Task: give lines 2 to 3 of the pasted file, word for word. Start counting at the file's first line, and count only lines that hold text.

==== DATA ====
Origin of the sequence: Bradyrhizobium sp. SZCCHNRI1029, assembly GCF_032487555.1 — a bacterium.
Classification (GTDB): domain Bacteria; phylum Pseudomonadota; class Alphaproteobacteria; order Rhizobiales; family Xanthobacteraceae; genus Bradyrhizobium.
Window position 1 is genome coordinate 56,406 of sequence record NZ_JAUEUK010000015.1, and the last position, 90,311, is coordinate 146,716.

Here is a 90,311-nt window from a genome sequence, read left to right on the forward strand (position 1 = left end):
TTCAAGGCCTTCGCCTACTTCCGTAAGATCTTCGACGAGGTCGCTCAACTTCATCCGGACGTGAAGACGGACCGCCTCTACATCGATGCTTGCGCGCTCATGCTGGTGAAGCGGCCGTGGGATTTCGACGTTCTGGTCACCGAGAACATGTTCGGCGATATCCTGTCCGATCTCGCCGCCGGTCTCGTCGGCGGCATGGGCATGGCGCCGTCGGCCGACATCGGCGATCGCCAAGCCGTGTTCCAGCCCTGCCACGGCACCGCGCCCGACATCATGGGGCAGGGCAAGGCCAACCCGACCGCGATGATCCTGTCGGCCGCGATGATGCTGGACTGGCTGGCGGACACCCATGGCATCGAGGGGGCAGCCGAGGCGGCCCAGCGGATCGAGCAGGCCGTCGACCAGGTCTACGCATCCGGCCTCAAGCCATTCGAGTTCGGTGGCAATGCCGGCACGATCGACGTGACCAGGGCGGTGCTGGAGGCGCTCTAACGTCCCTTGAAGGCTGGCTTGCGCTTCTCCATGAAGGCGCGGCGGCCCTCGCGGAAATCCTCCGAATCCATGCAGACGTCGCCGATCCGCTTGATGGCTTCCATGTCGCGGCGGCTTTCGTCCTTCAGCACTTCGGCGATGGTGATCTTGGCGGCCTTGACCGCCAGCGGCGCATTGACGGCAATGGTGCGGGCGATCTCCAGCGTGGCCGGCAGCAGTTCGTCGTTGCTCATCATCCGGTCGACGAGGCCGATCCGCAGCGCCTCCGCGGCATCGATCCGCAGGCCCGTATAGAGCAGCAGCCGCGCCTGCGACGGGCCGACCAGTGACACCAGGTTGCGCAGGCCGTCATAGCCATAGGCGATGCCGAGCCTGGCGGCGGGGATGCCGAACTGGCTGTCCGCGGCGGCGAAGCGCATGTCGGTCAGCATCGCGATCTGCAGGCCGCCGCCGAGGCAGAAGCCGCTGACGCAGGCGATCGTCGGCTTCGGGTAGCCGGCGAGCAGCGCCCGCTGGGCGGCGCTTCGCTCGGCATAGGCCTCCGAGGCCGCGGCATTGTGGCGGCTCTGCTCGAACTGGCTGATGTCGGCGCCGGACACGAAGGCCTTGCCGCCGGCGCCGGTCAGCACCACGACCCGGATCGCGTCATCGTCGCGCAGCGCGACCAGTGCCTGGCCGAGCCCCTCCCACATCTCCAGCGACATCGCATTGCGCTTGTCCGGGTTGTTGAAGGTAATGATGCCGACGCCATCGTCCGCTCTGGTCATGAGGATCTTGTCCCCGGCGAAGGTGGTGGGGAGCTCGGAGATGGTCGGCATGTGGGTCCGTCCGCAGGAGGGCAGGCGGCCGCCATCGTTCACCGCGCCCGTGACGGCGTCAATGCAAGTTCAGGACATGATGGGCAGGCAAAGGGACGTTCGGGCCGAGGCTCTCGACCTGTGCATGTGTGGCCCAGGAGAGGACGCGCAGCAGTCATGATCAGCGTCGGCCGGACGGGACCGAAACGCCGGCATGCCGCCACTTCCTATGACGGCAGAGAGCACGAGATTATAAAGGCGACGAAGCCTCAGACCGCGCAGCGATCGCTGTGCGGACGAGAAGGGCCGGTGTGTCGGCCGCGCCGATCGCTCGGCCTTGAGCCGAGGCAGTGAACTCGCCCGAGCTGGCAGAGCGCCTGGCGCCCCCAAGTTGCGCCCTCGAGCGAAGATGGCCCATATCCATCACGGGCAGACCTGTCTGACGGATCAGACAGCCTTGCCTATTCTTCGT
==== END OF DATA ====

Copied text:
Classification (GTDB): domain Bacteria; phylum Pseudomonadota; class Alphaproteobacteria; order Rhizobiales; family Xanthobacteraceae; genus Bradyrhizobium.
Window position 1 is genome coordinate 56,406 of sequence record NZ_JAUEUK010000015.1, and the last position, 90,311, is coordinate 146,716.